ALEX KARRAS, IMMORTALIZED IN 'PAPER LION,' NOW TACKLES AUTOBIOGRAPHY

November 14, 1977

The best pages of one of our best sports books involved a beefy pro football player who had a manic gift of gab and a heightened sense of life's absurdities. The book was George, Plimpton's Paper Lion, and the player, need it be said, was Alex Karras. Plimpton brought out the best in Karras and vice versa, with the happy and memorable result that the book contains some of the zaniest tall-tale-telling to be found in print.

Paper Lion made something of a celebrity of Karras, as he quickly and graciously admits; he got to play himself in the successful movie adaption of the book, which in turn led to his less successful stint as the third mouth on Monday Night Football. That, in turn, seems to have led to a book Karras has done with Herb Gluck called Even Big Guys Cry (Holt, Rinehart and Winston, $8.95). There's surprisingly little of the vaunted Karras humor in it (maybe he misses Plimpton more than he realizes), but the book is not without its modest and surprising virtues.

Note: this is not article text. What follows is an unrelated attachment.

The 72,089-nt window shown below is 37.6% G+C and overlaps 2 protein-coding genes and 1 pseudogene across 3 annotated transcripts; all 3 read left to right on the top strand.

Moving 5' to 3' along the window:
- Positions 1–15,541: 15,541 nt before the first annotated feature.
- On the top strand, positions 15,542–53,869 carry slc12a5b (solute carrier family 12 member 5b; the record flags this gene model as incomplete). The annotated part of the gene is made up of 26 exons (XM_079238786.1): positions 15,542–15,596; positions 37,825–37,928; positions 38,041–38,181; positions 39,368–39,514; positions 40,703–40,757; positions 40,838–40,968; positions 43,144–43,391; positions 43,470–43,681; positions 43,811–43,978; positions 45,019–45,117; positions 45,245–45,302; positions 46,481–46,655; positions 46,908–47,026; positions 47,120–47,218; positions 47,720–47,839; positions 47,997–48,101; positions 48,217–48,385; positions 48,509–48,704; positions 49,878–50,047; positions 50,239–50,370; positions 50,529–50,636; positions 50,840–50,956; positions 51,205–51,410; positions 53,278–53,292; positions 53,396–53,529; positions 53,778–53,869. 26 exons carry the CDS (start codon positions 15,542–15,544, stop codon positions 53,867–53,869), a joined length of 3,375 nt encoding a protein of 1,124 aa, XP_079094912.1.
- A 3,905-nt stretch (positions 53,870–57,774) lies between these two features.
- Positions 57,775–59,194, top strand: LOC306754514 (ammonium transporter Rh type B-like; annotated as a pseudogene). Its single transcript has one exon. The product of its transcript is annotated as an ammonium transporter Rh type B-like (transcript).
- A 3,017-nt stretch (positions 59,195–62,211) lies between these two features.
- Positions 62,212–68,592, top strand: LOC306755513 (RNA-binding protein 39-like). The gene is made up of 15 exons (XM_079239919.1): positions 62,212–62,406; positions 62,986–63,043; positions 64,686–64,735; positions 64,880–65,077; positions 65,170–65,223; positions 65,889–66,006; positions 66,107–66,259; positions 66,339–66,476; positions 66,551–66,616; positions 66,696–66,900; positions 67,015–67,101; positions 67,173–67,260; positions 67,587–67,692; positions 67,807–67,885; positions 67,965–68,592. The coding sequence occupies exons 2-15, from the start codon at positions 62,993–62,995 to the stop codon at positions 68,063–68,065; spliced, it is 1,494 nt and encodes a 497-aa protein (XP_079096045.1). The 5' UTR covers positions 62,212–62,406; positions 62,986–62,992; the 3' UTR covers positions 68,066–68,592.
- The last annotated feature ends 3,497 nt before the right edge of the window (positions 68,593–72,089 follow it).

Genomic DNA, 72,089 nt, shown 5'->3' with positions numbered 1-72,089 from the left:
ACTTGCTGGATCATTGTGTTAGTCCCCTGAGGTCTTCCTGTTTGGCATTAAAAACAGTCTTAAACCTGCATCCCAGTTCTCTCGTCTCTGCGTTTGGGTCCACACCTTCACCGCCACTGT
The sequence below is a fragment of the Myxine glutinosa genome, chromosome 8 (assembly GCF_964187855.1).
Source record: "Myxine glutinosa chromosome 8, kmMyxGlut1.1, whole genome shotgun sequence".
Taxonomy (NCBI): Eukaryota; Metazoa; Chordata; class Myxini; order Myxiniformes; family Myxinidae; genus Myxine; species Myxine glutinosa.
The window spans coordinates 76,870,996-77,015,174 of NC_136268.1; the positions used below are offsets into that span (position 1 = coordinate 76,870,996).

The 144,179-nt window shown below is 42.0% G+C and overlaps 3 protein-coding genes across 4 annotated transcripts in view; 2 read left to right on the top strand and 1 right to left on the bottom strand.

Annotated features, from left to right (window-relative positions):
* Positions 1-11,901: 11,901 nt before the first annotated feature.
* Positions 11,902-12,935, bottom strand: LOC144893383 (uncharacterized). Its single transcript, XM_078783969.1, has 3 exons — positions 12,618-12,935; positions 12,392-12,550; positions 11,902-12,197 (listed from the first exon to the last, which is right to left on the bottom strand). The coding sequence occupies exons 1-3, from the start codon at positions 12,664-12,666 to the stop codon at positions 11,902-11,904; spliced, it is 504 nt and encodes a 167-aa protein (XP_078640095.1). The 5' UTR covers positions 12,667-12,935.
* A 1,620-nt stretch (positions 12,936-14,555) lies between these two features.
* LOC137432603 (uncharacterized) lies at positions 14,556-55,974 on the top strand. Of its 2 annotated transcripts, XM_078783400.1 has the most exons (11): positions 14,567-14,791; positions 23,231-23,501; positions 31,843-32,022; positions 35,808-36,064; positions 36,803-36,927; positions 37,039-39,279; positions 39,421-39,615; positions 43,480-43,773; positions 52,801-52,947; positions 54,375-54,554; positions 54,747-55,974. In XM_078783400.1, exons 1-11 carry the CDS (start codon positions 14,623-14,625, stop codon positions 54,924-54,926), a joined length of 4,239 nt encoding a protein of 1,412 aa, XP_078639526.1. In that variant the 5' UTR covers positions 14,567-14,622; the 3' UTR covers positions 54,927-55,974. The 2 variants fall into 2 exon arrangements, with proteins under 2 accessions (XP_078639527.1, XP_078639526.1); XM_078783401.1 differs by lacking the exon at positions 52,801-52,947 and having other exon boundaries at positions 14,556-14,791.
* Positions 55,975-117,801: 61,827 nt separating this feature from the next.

To be perfectly frank, it's a book that I was prepared to dislike; the freshness and rough innocence of Karras' humor seemed to me to have worn away under the pressures of television, and I expected the book to be a collection of stale chuckles. It is not. The occasional laughs it contains are good ones, and as an account of Karras' life it is unexpectedly touching.

With obvious feeling, Karras describes his boyhood in Gary, Ind., where his father worked long hours for little money as the community doctor and Alex and his brothers played sandlot football. He tells about his youthful romances with an appealing wistfulness and considerable candor. He has some tart words for a couple of famous footballers. Forest Evashevski and Otto Graham, whom he encountered as a young man. And he writes about his years with the Detroit Lions with affection.

On the subject of his suspension from pro football for alleged associations with gamblers, he makes a fairly convincing case for his innocence. On some other subjects he makes almost no case at all: Monday Night Football gets only a few paragraphs, and his well-publicized marital difficulties of recent years get none.

But most autobiographers keep a few cats in the bag, so that's no real surprise. What is a surprise is that Even Big Guys Cry gives the reader a genuine, and favorable, feeling for the kind of person its author is.

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